The mikuni vm20ss carb which you have has  a choke circuit which is very prone to plugging up if the bike sits with gas in the carb for more than a couple of weeks, always drain the float bowl if the bike is not being used weekly.
The float bowl has a  " well " built into it, with a small tiny orifice leading up into the carb body to feed the STARTING CIRCUIT (CHOKE CIRCUIT) to repeat this has nothing to do with the pilot circuit or pilot jet.
The orifice (passage way) in the float bowl is plugged which is why your bike wont start with a cold engine.
This gets asked every three months on here, and if you do a search there are many many threads on this problem. A gentleman did an excellent video on this problem and how to clean the passageway which is plugged on your carb. Do a search on here for the video.

I have seen the video but a guy I was talking to said to never use a drill bit on any hole, it will only widen it up. So how else is someone supposed to open up the hole?

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soak the float bowl and carb body in automotive carb cleaner, go to your local automotive parts supplier and buy a gallon of carb cleaner, soak the float bowl for 48 hours (completely immersed) in carb cleaner to soften up the blockadge. Then if you cannot see light through the orifice (use backlight) flashlight or whatever, run a very very small diameter wire through the orifice to clear the blockadge. Only run the wire through the passageway after soaking it for a period of time.

Don't just buy a aerosol can of carb cleaner and blast away at it , it wont work, it has to soak for a while, immersed.

You ar right never drill out anything on a carb like a passageway or jet, they are a certain size for a reason.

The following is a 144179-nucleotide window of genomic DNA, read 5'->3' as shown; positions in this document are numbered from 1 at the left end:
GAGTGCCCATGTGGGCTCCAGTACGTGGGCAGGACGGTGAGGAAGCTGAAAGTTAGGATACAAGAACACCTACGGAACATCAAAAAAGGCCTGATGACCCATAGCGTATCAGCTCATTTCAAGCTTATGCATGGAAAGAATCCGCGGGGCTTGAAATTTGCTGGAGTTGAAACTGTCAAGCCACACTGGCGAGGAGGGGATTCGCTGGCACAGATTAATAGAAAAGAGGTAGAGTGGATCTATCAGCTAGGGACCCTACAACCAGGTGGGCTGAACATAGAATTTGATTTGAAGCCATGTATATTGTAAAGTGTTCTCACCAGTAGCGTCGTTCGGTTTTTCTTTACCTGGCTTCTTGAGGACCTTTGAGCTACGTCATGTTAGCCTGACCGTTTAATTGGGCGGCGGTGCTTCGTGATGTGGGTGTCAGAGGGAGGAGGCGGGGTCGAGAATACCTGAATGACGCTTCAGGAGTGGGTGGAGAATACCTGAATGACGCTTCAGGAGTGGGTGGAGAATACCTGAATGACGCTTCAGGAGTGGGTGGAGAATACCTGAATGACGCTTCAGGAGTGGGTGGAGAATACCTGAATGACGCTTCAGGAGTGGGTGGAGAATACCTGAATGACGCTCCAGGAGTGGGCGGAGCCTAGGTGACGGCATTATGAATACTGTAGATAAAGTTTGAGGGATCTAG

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soak the float bowl and carb body in automotive carb cleaner, go to your local automotive parts supplier and buy a gallon of carb cleaner, soak the float bowl for 48 hours (completely immersed) in carb cleaner to soften up the blockadge. Then if you cannot see light through the orifice (use backlight) flashlight or whatever, run a very very small diameter wire through the orifice to clear the blockadge. Only run the wire through the passageway after soaking it for a period of time.
Don't just buy a aerosol can of carb cleaner and blast away at it , it wont work, it has to soak for a while, immersed.
You ar right never drill out anything on a carb like a passageway or jet, they are a certain size for a reason.

So after I soak the bowl would it be better to just blast out the hole with an air compressor? I'm just not sure if a wire would bend around that curve in the tube

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Yes if you have access to an air compressor, try blasting it first with that after soaking it at least overnight. Since  carbs were invented, mechanics have used a piece of wire from a wire brush to clean small openings on carburetors. Take a pair of pliers and pull a wire from a wire brush and use that after soaking the carb.